Sometimes, it's helpful to trade accuracy for execution speed.
There's so much talk of big-data these days: All those mountains of records and all those machine cycles used to distill every last drop of information. That's what computers are good for -- keeping track of a zillion tiny details and doing arithmetic with supreme accuracy -- right?
Yet it turns out that there are situations where great execution speed can be obtained by essentially throwing away accuracy, by making do with rough answers. And in certain business situations, a rough answer in hand is all that's needed to get on with things and make money.
I first encountered this idea on the always-interesting DBMS2.com Website written by the always knowledgeable Curt Monash. (Roughly speaking, Curt has forgotten more about DBMS technology than 97.675 percent of IT people will ever know.) And he was referencing a blog item by a BI consultant named Steve Miller, writing at Information-Management.com.
It turns out that in many business situations, having a pretty good answer right now can be more useful -- more profitable, that is -- than having a more-perfect answer a day or even an hour from now. But this may be a difficult idea for those, including myself, who have grown up believing that the whole point of computing is accuracy and mastering the ever-finer granularity of data. It may be arriving for analysis in ever-more giant volumes from sensor networks, IT infrastructure elements, and all those people twittering at each other on the Web, but no problem -- big-data software and endlessly scaling infrastructure is available to sift, sort, and interpret all that data in any amount of detail required.
As I think about it, I realize that it wasn't always this way. Many of us grew up in a world pretty much built with slide rules, good for about three, maybe four, places of arithmetic accuracy. Just think how many great bridges, buildings, airplanes, ships, and other structures -- even the computer itself -- were designed by engineers working only with slide rules and log tables. (And the atom bomb, too, though the Los Alamos scientists did rely on banks of Marchant calculating machines, which they worked extremely hard and ended up fixing themselves, and some specially-rigged punch-card tabulators from IBM.)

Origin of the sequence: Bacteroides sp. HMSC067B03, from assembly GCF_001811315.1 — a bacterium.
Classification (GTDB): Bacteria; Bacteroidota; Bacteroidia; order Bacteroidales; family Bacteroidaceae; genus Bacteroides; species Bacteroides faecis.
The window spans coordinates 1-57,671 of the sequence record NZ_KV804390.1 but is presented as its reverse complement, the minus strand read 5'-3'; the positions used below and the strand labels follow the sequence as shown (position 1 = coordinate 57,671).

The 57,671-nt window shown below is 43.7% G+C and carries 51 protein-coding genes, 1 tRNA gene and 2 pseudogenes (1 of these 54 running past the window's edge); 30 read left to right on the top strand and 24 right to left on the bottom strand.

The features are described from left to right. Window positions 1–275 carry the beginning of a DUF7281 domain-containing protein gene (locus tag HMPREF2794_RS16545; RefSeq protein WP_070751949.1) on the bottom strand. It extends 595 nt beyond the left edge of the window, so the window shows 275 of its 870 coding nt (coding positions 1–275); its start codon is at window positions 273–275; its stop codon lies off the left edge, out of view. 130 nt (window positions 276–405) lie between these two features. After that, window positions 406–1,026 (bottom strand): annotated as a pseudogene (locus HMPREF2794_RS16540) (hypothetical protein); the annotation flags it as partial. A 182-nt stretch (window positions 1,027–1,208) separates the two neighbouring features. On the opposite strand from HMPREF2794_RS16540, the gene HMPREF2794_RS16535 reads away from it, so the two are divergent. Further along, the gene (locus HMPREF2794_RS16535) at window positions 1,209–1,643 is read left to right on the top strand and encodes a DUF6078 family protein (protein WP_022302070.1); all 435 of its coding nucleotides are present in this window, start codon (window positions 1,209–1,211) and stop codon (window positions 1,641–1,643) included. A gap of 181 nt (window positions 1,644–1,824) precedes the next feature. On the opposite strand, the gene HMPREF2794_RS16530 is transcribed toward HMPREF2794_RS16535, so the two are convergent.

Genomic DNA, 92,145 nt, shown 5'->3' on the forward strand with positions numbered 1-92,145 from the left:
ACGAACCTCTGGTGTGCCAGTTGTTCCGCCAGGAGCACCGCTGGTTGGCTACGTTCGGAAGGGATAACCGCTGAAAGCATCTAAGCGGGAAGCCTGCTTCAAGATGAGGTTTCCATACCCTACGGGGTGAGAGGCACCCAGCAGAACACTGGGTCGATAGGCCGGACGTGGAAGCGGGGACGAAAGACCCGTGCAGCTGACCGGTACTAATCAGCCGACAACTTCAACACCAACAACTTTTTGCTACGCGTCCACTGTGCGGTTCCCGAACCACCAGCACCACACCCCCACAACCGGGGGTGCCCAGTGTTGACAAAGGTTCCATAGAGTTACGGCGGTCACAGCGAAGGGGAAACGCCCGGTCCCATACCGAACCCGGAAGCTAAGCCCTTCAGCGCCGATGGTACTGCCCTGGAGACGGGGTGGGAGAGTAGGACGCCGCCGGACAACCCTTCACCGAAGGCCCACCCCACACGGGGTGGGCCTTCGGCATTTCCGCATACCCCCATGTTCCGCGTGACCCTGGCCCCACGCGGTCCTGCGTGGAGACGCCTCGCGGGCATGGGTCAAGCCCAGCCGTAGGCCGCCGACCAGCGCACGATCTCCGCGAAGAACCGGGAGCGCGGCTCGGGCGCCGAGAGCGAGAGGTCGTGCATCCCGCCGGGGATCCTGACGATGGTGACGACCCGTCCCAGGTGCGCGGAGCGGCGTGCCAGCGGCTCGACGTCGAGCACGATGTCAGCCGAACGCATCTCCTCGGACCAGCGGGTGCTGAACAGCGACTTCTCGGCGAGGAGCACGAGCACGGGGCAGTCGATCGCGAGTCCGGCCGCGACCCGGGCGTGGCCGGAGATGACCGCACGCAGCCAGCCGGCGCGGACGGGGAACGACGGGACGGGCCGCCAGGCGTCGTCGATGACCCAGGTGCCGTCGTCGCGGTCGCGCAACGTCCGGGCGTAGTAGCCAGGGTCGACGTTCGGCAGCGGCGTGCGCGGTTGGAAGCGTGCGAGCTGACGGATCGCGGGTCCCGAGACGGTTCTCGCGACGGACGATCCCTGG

And we do hear lots of talk about fuzzy logic, and here at Datacenter Acceleration, we've written about some new computing architectures that work with probabilistic data as a way to gain sizable processing speedups.
Still, too many businesspeople are suckers for significant digits. It's more impressive, they seem to believe, to talk about sales being up 63.42 percent in Europe instead of just saying "up two-thirds."
It turns out that a number of companies working in the database field, a.k.a. big-data analytics, see opportunities to gain speed at the cost of accuracy. A data-warehouse software-maker called Infobright, for instance, has developed something it calls Rough Query. If I understand it correctly, by working with summaries of data, Infobright's code can provide useful insights several orders of magnitude faster than usual.
Meanwhile, Datameer, developing big-data software, is out to get more interactive performance out of Hadoop, which is generally thought of as a batch-processing tool. To help with that, Datameer makes it possible to run queries against samples of a large dataset and also against intermediate Hadoop results.
Executives from a company called Attivio were interviewed in MIT Sloan Management Review, talking about "Why Companies Have to Trade 'Perfect Data' for 'Fast Info'." "Analytics don't have to be based on super-precise data," they assert. "The report doesn't have to be perfect. It needs to capture the behavior, not the totality of it."
Even Oracle, a leader in relational DBMS, has seen the light. Its researchers have published a paper showing the benefits of limiting the time used to process standard SQL queries and thus obtain useful results faster than usual.
Miller has coined the term "approximate BI" for this kind of thinking. It doesn't refer to any specific kind of technology, just a general idea. And I suspect it will be a lasting idea, for even as there is more computing power available to analyze data at high speed, the volumes of data available will grow even faster. And so, the need for fast observations, quick summaries, and rapid trending will only grow stronger.